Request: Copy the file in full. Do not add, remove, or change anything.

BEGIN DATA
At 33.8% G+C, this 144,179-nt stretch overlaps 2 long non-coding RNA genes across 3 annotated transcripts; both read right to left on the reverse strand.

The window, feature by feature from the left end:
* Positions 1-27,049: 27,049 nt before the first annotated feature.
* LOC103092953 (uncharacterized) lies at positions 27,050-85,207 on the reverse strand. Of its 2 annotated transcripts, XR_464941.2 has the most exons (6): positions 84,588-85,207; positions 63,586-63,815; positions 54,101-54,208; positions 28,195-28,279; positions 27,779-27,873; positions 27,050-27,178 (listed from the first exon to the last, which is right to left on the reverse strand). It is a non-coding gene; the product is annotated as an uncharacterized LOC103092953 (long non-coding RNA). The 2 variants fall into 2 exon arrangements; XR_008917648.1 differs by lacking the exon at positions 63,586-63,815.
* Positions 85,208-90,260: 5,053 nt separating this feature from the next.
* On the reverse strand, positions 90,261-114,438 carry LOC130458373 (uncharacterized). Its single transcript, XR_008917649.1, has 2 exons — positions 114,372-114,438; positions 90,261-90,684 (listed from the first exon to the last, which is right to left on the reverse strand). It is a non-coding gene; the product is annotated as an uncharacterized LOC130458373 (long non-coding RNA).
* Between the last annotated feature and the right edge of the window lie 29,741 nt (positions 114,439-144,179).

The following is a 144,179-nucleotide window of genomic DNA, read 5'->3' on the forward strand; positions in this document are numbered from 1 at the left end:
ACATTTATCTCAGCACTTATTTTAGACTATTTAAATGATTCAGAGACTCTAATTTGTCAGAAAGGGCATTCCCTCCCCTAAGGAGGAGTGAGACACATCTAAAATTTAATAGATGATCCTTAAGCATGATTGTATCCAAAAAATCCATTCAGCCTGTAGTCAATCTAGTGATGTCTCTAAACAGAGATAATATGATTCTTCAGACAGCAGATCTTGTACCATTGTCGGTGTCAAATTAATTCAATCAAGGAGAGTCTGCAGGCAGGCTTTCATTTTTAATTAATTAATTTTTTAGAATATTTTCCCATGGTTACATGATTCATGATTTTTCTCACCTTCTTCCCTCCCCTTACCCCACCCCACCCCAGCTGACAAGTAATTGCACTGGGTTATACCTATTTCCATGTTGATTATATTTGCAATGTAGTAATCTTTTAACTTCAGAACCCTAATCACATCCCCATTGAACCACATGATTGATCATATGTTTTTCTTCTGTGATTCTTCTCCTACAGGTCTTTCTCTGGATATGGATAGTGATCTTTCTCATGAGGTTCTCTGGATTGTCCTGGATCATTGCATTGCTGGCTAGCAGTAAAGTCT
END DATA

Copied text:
At 33.8% G+C, this 144,179-nt stretch overlaps 2 long non-coding RNA genes across 3 annotated transcripts; both read right to left on the reverse strand.

The window, feature by feature from the left end:
* Positions 1-27,049: 27,049 nt before the first annotated feature.
* LOC103092953 (uncharacterized) lies at positions 27,050-85,207 on the reverse strand. Of its 2 annotated transcripts, XR_464941.2 has the most exons (6): positions 84,588-85,207; positions 63,586-63,815; positions 54,101-54,208; positions 28,195-28,279; positions 27,779-27,873; positions 27,050-27,178 (listed from the first exon to the last, which is right to left on the reverse strand). It is a non-coding gene; the product is annotated as an uncharacterized LOC103092953 (long non-coding RNA). The 2 variants fall into 2 exon arrangements; XR_008917648.1 differs by lacking the exon at positions 63,586-63,815.
* Positions 85,208-90,260: 5,053 nt separating this feature from the next.
* On the reverse strand, positions 90,261-114,438 carry LOC130458373 (uncharacterized). Its single transcript, XR_008917649.1, has 2 exons — positions 114,372-114,438; positions 90,261-90,684 (listed from the first exon to the last, which is right to left on the reverse strand). It is a non-coding gene; the product is annotated as an uncharacterized LOC130458373 (long non-coding RNA).
* Between the last annotated feature and the right edge of the window lie 29,741 nt (positions 114,439-144,179).

The following is a 144,179-nucleotide window of genomic DNA, read 5'->3' on the forward strand; positions in this document are numbered from 1 at the left end:
ACATTTATCTCAGCACTTATTTTAGACTATTTAAATGATTCAGAGACTCTAATTTGTCAGAAAGGGCATTCCCTCCCCTAAGGAGGAGTGAGACACATCTAAAATTTAATAGATGATCCTTAAGCATGATTGTATCCAAAAAATCCATTCAGCCTGTAGTCAATCTAGTGATGTCTCTAAACAGAGATAATATGATTCTTCAGACAGCAGATCTTGTACCATTGTCGGTGTCAAATTAATTCAATCAAGGAGAGTCTGCAGGCAGGCTTTCATTTTTAATTAATTAATTTTTTAGAATATTTTCCCATGGTTACATGATTCATGATTTTTCTCACCTTCTTCCCTCCCCTTACCCCACCCCACCCCAGCTGACAAGTAATTGCACTGGGTTATACCTATTTCCATGTTGATTATATTTGCAATGTAGTAATCTTTTAACTTCAGAACCCTAATCACATCCCCATTGAACCACATGATTGATCATATGTTTTTCTTCTGTGATTCTTCTCCTACAGGTCTTTCTCTGGATATGGATAGTGATCTTTCTCATGAGGTTCTCTGGATTGTCCTGGATCATTGCATTGCTGGCTAGCAGTAAAGTCT